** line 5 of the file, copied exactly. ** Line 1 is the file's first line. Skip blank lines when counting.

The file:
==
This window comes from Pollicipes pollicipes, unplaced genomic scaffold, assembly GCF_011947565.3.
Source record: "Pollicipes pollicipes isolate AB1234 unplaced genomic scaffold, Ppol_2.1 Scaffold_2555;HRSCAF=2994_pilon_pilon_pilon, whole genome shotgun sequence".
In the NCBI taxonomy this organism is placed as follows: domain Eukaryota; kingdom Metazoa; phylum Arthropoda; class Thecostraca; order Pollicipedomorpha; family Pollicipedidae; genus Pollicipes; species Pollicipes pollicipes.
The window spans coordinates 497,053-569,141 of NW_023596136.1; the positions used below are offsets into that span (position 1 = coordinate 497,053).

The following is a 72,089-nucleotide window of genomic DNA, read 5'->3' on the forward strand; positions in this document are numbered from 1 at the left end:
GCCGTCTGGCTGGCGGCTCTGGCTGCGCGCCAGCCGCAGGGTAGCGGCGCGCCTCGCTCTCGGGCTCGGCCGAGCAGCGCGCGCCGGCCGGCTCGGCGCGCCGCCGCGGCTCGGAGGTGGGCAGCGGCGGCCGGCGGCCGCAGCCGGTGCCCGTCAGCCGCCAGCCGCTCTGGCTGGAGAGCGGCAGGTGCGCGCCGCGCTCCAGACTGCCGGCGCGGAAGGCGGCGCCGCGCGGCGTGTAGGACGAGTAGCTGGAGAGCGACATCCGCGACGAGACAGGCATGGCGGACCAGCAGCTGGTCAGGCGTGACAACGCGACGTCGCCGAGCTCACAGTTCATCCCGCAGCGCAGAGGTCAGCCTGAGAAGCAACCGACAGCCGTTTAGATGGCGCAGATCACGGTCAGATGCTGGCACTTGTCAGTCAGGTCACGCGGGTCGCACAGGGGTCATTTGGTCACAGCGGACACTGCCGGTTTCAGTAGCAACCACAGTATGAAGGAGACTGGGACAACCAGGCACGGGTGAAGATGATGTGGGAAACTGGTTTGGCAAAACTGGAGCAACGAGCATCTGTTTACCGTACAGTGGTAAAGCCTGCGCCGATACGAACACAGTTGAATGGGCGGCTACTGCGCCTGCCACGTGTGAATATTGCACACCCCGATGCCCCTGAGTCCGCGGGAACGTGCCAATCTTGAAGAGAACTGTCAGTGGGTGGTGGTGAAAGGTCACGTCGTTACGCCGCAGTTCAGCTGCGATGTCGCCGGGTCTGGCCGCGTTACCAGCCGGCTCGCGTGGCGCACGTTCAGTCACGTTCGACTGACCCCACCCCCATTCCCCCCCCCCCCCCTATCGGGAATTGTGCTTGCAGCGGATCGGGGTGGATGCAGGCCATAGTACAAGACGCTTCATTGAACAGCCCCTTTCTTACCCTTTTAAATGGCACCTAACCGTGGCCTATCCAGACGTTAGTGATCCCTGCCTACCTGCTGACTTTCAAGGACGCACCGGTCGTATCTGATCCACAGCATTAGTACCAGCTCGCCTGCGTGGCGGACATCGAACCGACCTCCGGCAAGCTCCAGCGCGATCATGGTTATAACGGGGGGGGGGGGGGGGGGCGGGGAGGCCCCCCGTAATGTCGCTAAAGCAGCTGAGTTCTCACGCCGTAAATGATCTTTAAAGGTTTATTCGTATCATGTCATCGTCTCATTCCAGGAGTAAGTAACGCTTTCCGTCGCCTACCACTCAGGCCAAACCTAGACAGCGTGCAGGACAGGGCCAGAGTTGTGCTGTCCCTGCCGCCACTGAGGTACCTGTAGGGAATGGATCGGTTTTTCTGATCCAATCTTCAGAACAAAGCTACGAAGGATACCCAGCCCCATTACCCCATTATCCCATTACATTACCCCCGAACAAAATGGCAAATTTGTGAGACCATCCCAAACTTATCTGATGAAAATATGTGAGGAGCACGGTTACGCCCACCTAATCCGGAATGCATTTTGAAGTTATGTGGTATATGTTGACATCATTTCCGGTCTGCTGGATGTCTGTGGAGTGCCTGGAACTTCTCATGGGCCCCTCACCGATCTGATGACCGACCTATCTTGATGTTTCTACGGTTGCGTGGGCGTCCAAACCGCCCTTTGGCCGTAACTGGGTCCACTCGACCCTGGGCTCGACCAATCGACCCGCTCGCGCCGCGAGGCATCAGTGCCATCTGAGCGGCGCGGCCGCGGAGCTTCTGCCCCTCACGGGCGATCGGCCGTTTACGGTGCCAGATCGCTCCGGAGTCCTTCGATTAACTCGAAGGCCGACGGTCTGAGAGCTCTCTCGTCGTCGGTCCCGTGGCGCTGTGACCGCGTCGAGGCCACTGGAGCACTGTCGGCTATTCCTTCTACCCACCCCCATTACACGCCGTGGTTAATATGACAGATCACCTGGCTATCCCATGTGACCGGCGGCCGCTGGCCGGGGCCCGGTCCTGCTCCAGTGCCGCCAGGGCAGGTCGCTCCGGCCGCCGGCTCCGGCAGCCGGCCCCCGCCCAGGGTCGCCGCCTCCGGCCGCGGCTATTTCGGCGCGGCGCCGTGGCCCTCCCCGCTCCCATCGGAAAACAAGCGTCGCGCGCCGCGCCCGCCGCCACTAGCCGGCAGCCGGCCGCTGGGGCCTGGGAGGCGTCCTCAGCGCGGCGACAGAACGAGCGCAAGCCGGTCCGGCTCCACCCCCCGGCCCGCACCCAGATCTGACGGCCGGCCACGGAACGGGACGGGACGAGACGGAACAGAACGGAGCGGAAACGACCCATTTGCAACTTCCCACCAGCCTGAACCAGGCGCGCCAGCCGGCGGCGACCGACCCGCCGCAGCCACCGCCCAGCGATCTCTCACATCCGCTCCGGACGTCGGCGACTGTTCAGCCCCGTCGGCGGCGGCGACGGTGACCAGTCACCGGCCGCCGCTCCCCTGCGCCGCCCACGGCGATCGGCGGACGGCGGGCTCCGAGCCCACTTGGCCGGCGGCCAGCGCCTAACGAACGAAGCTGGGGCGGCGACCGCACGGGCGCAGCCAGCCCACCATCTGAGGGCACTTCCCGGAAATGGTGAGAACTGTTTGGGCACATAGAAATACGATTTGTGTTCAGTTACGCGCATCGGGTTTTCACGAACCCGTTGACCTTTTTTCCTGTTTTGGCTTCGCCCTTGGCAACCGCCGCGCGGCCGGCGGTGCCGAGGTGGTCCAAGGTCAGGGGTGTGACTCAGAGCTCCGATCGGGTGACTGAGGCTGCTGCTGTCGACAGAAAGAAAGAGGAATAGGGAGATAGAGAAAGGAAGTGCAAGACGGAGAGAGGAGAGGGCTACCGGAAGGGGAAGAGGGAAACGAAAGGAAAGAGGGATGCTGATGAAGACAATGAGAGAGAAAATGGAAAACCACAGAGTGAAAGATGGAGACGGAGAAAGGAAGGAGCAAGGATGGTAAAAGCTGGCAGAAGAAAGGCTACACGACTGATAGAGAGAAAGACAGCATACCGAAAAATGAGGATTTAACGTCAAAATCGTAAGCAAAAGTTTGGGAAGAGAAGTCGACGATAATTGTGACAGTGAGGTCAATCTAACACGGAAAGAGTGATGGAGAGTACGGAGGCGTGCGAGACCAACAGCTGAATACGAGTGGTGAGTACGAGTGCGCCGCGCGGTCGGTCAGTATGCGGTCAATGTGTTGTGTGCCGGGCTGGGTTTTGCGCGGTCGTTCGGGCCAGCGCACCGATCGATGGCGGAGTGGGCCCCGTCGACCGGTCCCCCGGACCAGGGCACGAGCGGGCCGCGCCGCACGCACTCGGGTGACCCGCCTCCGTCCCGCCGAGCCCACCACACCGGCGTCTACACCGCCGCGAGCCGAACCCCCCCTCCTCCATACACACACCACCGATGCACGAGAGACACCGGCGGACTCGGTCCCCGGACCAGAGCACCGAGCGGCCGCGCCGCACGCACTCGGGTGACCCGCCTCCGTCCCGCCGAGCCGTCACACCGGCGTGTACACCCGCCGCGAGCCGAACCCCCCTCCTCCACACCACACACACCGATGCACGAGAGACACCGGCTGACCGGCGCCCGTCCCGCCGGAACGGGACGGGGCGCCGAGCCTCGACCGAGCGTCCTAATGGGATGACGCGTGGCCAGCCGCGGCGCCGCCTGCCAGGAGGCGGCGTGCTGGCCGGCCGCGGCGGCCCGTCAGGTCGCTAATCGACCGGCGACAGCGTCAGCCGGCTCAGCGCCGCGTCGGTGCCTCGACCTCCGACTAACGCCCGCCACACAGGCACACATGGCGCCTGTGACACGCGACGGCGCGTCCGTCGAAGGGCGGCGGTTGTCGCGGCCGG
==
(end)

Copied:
The following is a 72,089-nucleotide window of genomic DNA, read 5'->3' on the forward strand; positions in this document are numbered from 1 at the left end: